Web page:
Grace Community Church Continues to Hold Indoor Church Services Despite Injunction from LA Judge

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On Thursday, the legal battle between LA County health officials and a Sun Valley mega church will drag on until mid-November.

Grace Community church has continued to hold large indoor services, with 3,000 people at the time - against the injunction issued by a judge. The church's attorneys are challenging the county and raising numerous Constitutional questions.

There will be a new hearing Nov. 13.

The judge ruled on LA County’s request for a temporary restraining order banning Grace Community Church from holding indoor services which they have been doing for several weeks now, for thousands of people.

Church attorney Paul Jonna tells KNX they feel churches are being singled out as other businesses are allowed to partially reopen. He tells KNX 1070 there is no science to ban holding indoor church services at this stage of the COVID-19 pandemic.

The church is countersuing the county and the state.

LA County officials are not commenting until the judge renders his decision.

Jonna believes trying to stop a church from holding indoor church services is unconstitutional and he wants the county to provide proof that people attending church are at a higher risk of getting the virus.

Under the health order, faith services and protests are permitted to take place outdoors, but not inside because such gatherings dramatically increase the potential for spreading the virus.  According to a press release, if the court issues the order, any future indoor services could be grounds for a contempt citation and fines of up to $20,000.

A hearing on the County’s request was set for Monday, Aug. 24.

The County released the following statement:

"We are grateful that the court recognized the vital importance of our Health Officer Orders in protecting the public health, and continue to seek an opportunity to work with Grace Community Church to bring its services into compliance. This is a matter of life and death for our most vulnerable residents as we continue to battle this pandemic."

The Grace Community Church is claiming that there is unconstitutional favoritism in the enforcement of regulations. California Gov. Newsom has denied any such favoritism and says the restrictions are in place to help prevent the spread of coronavirus.

The pastor is claiming Gov. Newsom, Xavier Becerra and Mayor Garcetti have violated the Constitution by singling out houses of worship.

The plaintiffs' attorney accuses the state of treating churches less favorably that other organizations and activities that are not protected by the First Amendment.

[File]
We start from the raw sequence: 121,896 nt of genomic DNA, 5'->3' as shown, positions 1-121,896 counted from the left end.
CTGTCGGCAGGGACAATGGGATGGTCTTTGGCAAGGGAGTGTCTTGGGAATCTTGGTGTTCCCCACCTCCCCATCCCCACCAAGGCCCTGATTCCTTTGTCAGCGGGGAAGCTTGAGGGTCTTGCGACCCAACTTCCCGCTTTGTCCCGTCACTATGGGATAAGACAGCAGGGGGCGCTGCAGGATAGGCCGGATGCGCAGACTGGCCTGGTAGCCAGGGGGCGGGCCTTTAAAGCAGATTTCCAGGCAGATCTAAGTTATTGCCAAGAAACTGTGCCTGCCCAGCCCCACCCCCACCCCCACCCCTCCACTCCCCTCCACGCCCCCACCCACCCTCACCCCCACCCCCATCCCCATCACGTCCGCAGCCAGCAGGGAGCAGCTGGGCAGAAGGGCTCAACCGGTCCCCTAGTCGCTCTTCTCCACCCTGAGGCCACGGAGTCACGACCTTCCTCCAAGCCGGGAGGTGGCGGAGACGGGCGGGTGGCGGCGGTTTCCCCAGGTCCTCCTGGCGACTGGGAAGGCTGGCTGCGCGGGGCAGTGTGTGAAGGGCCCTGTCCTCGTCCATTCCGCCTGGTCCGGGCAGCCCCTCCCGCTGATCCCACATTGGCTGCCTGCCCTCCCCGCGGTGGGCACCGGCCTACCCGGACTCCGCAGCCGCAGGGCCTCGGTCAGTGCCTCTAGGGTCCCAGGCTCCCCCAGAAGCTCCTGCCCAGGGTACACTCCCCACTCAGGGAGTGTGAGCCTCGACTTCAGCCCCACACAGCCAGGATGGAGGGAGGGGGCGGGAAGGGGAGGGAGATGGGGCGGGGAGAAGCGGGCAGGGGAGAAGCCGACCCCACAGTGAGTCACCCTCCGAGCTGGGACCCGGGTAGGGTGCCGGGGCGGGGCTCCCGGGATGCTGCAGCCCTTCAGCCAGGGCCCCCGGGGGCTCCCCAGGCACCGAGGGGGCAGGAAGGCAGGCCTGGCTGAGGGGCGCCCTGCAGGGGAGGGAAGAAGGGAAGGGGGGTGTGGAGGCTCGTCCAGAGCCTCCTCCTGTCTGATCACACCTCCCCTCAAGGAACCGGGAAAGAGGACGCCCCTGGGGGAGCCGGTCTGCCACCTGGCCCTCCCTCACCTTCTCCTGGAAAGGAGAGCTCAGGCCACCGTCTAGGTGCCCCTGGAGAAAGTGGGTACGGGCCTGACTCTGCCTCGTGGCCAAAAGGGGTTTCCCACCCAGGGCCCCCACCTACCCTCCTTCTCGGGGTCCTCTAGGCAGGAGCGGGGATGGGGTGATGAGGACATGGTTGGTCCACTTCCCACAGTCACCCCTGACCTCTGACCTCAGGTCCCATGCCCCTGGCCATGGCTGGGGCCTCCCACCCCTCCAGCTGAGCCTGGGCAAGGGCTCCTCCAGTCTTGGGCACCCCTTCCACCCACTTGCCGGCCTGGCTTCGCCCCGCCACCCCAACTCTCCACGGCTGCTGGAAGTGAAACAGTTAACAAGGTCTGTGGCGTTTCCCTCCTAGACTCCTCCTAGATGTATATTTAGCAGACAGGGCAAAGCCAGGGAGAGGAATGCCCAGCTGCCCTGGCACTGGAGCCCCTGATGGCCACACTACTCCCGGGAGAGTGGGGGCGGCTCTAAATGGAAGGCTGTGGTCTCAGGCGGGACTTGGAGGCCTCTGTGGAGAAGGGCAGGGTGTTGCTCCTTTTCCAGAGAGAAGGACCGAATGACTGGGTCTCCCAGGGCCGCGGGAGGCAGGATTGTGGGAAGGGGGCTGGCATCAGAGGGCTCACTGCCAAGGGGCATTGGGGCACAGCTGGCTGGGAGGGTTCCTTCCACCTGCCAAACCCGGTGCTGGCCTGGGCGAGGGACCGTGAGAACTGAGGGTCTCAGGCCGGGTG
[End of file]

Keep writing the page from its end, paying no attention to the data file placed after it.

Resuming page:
Grace Community Church is among other churches in the Southern California region where church services are still being held indoors like the Godspeak Calvary Chapel in Thousand Oaks. As recently as this week, a judge declined to order the closure of Godspeak Calvary Chapel as it continues to hold indoor church services.

Previously, Newsom has ordered the closure of fitness centers, houses of worship, hair salons and barbershops indoors, nail salons in those counties on the state monitoring list, which includes LA County, and other counties across the state. 

Meanwhile, Los Angeles County announced it has filed a lawsuit seeking full compliance by Grace Community Church to follow public health orders in place to prevent the spread of COVID-19 and keep church members and residents safe and healthy.

"The County took this action reluctantly, after working with the church for several weeks in hopes of gaining voluntary compliance with the Health Officer Orders, which allow for religious services to be held outdoors in order to slow the spread of a deadly and highly contagious virus," a press release said.

While not commenting on the specifics of the lawsuit--or on a lawsuit filed by the church against California’s governor and other elected and public health officials--the Department of Public Health released the following statement:

"We are working hard each week to respond to the many complaints related to non-compliance. The County always wants to amicably resolve these issues with all members of the community, including churches.  We use education as the primary step in gaining compliance; however, when compliance is not achieved, we must use the other tools at our disposal. For the health and safety of both worshippers and the wider community, indoor worship services have been prohibited within the County since mid-July. This was a result of a California Department of Public Health mandate and many faith organizations have demonstrated great leadership and compassion by following the health officer orders and keeping their congregations and the broader community safe.

COVID-19 is a highly infectious virus and it is easily transmitted indoors, in crowds and when people are talking, raising their voices or singing. Research shows that gatherings outdoors with participants maintain physical distance and wearing facemasks are less risky."